Please use this identifier to cite or link to this item: http://hdl.handle.net/123456789/11512
Title: POWER AND ENERGY ESTIMATIONS IN WECS USING ANN MODELS
Authors: Kumar, Rajesh
Keywords: ELECTRICAL ENGINEERING
POWER AND ENERGY ESTIMATIONS
WECS
ANN MODELS
Issue Date: 2011
Abstract: Wind energy is pollution-free and non-depleting Source of energy. It has huge potential to fulfil the energy requirement of human .Wind En Conversion System (WECS) appears as an attractive alternative for electricity generation, especially when integrated to isolated power system. Wind energy is making significant penetration in to electric grids in various places around the world and need for accurate analysis is increasing in importance. The energy generation by wind- energy conversion system is without fuel cost and nature dependent. Wind energy conversion system (WECS) produce $ a variable power output unlike conventional power plant such as Nuclear, Thermal, Hydro etc. The magnitude of• energy generated by wind turbir,~e is related to different factor s such as Wind speed, Wind direction, Air density, Season of a year, Time of a day 1, etc. Since these variables keep changing over time, the output of wind turbine also changes. Also, other technical constraint such as grid unavailability, turbine breakdown, causes limitations to wind S fir&y pjduction. The power output from the wind turbine is also governed by the design features of wind turbine such as, cut-in speed-the minimum wind speed at which the wind turbine start to deliver useful power, rated wind speed-the wind speed at which the rated power of the machine is reached, and cut-out speed-the maximum wind speed up to which the machine is allowed to deliver power and above this wind speed the wind turbine is shut down to prevent any untoward damage. Generally, the cut-in speed for wind turbine is in range of 2.5 to 3.5m/s and cut-out speed range from 20 to 25 m/s. The rated.power output is produced from wind turbines when the wind speed is above rated wind speed of machine (approximately 14m/s).This makes the total power output • from WECS to vary hourly, daily and monthly. C~ To estimate power and energy of WECS actual field data are used. Field data are collected from seven wind farm with a total capacity of 37.225 MW in Muppandal, Tamilnadu (India) for a period of three years from April 2002 to March 2005.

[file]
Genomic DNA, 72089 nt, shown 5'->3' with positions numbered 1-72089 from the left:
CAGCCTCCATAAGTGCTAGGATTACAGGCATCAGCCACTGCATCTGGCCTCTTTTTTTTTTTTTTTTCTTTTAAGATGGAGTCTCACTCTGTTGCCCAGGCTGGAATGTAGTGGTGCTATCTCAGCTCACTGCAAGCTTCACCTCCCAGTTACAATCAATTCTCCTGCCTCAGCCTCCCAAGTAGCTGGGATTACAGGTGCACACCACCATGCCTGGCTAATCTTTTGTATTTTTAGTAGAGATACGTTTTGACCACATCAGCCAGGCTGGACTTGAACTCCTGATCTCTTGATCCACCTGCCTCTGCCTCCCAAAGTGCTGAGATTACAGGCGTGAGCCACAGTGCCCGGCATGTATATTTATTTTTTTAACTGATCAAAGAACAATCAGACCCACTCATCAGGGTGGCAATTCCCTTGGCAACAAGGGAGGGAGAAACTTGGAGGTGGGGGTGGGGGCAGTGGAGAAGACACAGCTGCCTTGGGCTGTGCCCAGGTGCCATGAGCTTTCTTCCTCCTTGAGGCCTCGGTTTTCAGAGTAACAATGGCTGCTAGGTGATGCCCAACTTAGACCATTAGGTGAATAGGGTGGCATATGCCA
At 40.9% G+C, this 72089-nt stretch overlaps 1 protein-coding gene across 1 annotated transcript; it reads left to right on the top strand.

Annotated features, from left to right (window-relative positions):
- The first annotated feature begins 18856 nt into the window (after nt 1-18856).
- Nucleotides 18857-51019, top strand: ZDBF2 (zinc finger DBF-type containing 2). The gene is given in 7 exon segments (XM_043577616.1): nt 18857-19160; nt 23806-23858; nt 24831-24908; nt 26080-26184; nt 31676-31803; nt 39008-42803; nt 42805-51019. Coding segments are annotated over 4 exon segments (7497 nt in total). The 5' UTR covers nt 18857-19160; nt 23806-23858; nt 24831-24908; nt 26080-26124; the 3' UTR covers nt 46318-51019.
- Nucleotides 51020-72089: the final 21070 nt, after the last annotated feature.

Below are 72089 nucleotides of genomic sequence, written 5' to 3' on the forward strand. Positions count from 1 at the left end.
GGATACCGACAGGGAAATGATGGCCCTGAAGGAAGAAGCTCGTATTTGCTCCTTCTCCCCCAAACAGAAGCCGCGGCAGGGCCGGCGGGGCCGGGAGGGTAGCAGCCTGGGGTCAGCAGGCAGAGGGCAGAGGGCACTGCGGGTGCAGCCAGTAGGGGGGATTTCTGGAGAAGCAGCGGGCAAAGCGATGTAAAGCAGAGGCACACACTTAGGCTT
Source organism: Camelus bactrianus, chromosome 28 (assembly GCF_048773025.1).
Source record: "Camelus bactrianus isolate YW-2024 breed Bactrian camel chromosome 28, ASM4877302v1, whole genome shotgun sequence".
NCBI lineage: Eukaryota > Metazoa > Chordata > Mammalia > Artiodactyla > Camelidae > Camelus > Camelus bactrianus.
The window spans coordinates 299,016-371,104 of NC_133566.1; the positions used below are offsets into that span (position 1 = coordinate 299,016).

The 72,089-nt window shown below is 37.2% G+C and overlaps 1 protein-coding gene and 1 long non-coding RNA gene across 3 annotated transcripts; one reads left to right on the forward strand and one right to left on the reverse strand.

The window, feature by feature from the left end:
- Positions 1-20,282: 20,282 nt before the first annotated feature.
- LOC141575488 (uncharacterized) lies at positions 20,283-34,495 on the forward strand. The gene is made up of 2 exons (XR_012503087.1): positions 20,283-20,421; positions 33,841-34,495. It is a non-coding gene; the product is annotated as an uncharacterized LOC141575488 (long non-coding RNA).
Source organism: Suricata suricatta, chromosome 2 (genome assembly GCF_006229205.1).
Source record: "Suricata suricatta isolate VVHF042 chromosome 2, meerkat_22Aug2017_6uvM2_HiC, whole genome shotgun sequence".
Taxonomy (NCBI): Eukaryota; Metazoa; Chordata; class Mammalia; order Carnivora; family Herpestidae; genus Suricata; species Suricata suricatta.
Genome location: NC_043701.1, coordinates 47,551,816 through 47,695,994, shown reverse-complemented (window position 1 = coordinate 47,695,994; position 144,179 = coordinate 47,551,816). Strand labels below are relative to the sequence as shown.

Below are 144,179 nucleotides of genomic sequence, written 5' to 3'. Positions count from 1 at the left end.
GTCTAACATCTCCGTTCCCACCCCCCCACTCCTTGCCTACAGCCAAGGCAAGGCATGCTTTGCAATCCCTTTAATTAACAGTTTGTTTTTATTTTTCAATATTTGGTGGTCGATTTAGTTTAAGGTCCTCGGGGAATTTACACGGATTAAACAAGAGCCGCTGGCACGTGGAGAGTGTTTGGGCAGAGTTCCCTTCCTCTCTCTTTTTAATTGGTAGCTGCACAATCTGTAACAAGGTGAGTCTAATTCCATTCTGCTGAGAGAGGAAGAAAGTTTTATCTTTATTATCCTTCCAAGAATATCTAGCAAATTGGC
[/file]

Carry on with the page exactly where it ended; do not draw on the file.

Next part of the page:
URI: http://hdl.handle.net/123456789/11512
Other Identifiers: M.Tech
Appears in Collections:MASTERS' DISSERTATIONS (Electrical Engg)

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